Descriptions of books by Chris Howes appear below. To purchase a copy, postage included in the price, select an image from the slideshow and click on the shopping basket to the bottom left.
Images Below is an award-winning manual of cave photography taking readers through every stage in preparing for, taking and analysing underground photographs, from the equipment used to techniques of using single and multiple flash as well as specialist techniques such as close-up, stereo, expedition and underwater photography, closing with a final section on composition and assessment: what went right, what went wrong? A particular strength of Images Below is the information it contains about lighting angles and their effects, which is just as valid for digital cameras as it was for film.
Images Below has been named a classic text on the subject.
Hardback, 18cm x 25cm, 280pp, over 480 photographs, tables and diagrams in b&w and colour, supplied with laminated bookmark. £22.50
The price includes p&p to a UK address. To read reviews, view pages inside or to purchase Images Below, visit the Wild Places Publishing website (link will open a new window); prices for delivery to destinations outside the UK are also available there.
To Photograph Darkness
To Photograph Darkness is the companion volume to Images Below and traces the history of underground photography and the techniques used in times past, from the catacombs of Paris to the pyramids of Egypt, from American caves to Cornish tin mines.
The result of a ten-year research project, the book is as concerned with the people as it is with their equipment. Why did they attempt the impossible, how did they obtain their supplies of ruinously expensive magnesium, how did underground photography develop to the point where it affected the world above ground?
This is a highly readable account of the use of artificial light and how flash slowly became the lighting norm. Based on original resources only, this is an important contribution to caving and photographic literature and acknowledged as a primary source. However, it is not a dry telling of fact: there is the immediacy of extensive quotations bringing forgotten eras to life and it remains a highly respected work.
Hardback, 17.5cm x 25.5cm, 352pp, 160 b&w illustrations. Published price £25; special offer £20 including p&p
To read reviews, view pages inside or to purchase To Photograph Darkness, visit the Wild Places Publishing website (link will open a new window); prices for delivery to destinations outside the UK are also available there.
Radical Sports: Caving
Caving is part of the Radical Sports series of books published by Heinemann for children from ten to early teens, for whom this hardback book is an ideal introduction to the sport. The contents include information on preparing for a trip, what to expect, clothing and equipment, parts of a cave, reading a survey, international exploration and where to find further information.
Hardback, 20cm x 27cm, 32pp, 37 illustrations. Published price £15.50; special offer £13 including p&p
To read reviews, view pages inside or to purchase Radical Sports: Caving, visit the Wild Places Publishing website (link will open a new window); prices for delivery to destinations outside the UK are also available there.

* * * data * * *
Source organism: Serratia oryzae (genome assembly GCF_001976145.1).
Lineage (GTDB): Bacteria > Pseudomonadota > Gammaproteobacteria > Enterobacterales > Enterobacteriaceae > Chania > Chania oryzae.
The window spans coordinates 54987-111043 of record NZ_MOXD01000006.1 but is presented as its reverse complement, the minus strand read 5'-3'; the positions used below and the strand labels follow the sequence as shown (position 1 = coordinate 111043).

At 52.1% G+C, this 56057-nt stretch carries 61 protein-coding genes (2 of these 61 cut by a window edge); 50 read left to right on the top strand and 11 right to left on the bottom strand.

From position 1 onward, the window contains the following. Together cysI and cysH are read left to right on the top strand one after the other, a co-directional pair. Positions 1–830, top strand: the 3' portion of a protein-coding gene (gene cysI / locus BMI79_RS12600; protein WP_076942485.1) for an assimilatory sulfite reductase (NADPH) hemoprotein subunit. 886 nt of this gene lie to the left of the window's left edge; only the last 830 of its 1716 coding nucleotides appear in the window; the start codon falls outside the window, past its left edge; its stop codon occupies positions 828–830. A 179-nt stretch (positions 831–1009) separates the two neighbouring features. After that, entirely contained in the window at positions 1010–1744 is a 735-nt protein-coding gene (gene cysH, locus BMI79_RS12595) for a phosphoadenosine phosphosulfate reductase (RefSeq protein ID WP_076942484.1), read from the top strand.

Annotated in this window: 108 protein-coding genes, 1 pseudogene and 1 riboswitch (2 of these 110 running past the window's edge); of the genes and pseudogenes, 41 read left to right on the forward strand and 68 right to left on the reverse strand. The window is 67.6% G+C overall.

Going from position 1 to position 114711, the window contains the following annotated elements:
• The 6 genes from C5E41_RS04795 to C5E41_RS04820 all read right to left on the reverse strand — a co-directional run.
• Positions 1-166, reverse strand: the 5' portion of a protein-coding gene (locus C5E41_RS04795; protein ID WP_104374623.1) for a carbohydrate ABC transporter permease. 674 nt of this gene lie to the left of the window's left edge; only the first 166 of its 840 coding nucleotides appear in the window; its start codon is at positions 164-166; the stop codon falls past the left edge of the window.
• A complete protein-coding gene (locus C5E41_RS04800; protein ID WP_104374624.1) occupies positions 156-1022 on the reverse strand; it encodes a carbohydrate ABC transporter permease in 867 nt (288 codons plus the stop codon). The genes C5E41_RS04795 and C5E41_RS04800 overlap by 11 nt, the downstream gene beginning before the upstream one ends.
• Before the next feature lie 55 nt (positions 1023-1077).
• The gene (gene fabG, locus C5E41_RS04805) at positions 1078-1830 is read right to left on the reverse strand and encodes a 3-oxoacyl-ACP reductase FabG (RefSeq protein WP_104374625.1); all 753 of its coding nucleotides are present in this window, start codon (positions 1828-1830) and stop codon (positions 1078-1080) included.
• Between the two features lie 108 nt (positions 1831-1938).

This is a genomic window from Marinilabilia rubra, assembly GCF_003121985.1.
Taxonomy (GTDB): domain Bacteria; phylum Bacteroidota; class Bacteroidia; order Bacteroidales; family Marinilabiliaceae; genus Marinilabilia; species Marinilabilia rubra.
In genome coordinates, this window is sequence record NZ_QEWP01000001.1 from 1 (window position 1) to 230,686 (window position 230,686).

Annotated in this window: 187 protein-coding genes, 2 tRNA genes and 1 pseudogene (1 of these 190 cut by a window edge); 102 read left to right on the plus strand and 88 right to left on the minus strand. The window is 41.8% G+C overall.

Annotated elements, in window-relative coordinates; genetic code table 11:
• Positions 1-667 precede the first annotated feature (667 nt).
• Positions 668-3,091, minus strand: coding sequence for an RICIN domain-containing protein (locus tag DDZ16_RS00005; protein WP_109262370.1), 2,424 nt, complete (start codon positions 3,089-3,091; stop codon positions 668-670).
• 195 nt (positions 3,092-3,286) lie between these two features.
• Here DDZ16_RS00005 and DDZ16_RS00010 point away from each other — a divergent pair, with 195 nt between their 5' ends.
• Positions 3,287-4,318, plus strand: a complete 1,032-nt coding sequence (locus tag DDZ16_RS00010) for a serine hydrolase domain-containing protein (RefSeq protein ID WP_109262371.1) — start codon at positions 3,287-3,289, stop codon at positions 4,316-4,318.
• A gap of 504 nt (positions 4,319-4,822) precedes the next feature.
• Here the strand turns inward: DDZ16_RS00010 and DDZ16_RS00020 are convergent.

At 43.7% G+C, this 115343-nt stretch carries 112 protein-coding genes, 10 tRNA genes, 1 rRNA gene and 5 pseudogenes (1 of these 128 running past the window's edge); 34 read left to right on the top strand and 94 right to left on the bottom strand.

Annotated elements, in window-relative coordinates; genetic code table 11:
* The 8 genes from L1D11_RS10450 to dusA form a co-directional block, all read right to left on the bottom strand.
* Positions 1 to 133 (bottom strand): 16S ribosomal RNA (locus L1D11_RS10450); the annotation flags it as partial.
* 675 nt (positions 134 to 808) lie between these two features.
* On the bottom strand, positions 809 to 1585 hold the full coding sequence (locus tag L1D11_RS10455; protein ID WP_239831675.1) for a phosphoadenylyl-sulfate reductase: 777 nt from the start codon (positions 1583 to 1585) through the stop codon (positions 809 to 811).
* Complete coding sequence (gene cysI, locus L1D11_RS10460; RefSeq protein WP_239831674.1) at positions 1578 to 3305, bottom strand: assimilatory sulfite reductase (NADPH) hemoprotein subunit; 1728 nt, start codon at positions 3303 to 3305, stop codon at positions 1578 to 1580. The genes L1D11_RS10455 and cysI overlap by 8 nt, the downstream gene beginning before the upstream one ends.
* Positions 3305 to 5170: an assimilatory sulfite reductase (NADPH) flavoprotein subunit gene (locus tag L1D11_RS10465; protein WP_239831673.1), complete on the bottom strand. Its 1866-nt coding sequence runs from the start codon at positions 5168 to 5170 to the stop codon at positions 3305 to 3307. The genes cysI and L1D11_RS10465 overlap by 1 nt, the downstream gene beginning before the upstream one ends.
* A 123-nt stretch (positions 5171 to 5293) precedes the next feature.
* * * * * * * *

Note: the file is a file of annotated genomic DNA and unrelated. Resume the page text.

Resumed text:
The Spice of Life
Take a rich mixture of life, a gentle squeeze of evolution, add a pinch of history and flavour liberally with science. The Spice of Life is an extraordinary study of life: how it began, what affects its species – and where it is heading. This fascinating and informative book, illustrated throughout with stunning colour photography and diagrams, shows where science is taking us and how we initiate new forms of life. Here are the influences of our world, the terrors of pollution and the need for conservation.
The sheer variety of life on earth is both astonishing and bewildering. Even as we approach the year 2000, we still have little idea of how many other species share our planet, of what they are or how they live. Around 1.5 million species of animal and plan have been recorded already, but current estimates suggest the earth may be supporting 20 to 50 times this number. We hardly know what we are destroying, from the forest floor to coastal wetlands.
We are in the opening stages of a massive, global extinction crisis, with around 100 species annihilated each day by our activities. By the start of the next millennium, between 15 and 20 per cent of the world’s species will be lost, their genes gone forever. The speed of this mass extinction far outstrips that of the dinosaurs 65 million years ago. While we cannot predict the effect this may have on sustaining our living planet, the concepts behind the latest buzzword – biodiversity – are crucial to this understanding.
The Spice of Life is a clear, authoritative and beautiful book that describes how quickly the world is undergoing change, and how urgent our need to initiate controls. It is, above all, a story of our wonder with nature, but it is also a story of our potential fate, unless we can recognise the risks in time.
Hardback, 19.5cm x 25.5cm, 192pp, over 100 colour photographs and illustrations. Published price £25; special offer £12.50 including p&p
For more information, view pages inside and to purchase The Spice of Life, visit the Wild Places Publishing website (link will open a new window); prices for delivery to destinations outside the UK are also available there.